Thousands of Canadians will benefit from a new training tool for surgeons
May 5, 2017 – Ottawa, ON, and Toronto, ON ─ The National Research Council of Canada (NRC), with the support of Bayer Inc. through an innovation fund, has developed a first-of-its-kind pulmonary endarterectomy (PEA) surgery simulator that has the potential to improve the quality of life for thousands of Canadian patients.
This new 3D device will allow doctors, for the first time, to train more effectively to perform surgery in cases of Chronic Thromboembolic Pulmonary Hypertension (CTEPH), a rare and debilitating disease caused by chronic blood clots within the lungs.
CTEPH is underdiagnosed and there are potentially several thousand prevalent cases in Canada. Approximately 80 per cent of CTEPH patients are eligible for PEA surgery with only three centres in Canada performing it.
The PEA surgery simulator addresses an imperative training need for this technically complex surgery for which only a few surgeons in Canada currently have expertise. The first simulator is now in operation at the Toronto Western Hospital, creating a training Centre of Excellence for surgical residents.
“Bayer is honoured to collaborate with the National Research Council to develop this innovative surgery simulator,” says Alok Kanti, President and CEO, Bayer Inc. Canada. “Bayer is dedicated to delivering innovative solutions to improve the quality of life for Canadians, and this surgery simulator will do just that for many Canadians with CTEPH.”
“The National Research Council developed one more tool to help Canadian doctors better serve their patients,” said Roman Szumski, Vice President, Life Sciences, National Research Council of Canada. “Our expertise makes us a unique collaborator for companies developing simulators for doctors and healthcare practitioners to perform complex and challenging medical techniques.”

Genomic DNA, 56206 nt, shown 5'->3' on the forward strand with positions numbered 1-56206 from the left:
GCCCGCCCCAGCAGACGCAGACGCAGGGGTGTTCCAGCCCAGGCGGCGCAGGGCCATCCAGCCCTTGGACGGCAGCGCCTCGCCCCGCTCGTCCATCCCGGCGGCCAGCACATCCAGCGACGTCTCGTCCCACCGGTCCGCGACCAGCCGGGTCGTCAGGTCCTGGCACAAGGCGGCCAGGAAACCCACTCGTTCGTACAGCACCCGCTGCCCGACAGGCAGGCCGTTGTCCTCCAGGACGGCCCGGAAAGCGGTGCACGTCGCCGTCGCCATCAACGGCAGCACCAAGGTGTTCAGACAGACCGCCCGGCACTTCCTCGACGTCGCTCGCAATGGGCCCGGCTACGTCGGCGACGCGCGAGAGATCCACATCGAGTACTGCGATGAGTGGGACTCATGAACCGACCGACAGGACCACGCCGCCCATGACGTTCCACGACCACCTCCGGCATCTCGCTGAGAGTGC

CTEPH may be cured by PEA surgery, which involves a heart-lung bypass, full cardiac arrest and deep hypothermia. The rarity of the disease and the limited field of view during surgery make teaching this technique very difficult. “The simulator may reduce the training time for residents by up to six months,” says Dr. Marc de Perrot, world renowned thoracic surgeon at UHN – Toronto General Hospital, who worked in collaboration with NRC and Bayer to develop the simulator. This 3D simulator will provide surgeons with more “practice hours” to fine tune their ability to operate, which will lead to improved patient outcomes.
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Media Relations Team
National Research Council of Canada
Sandra Da Silva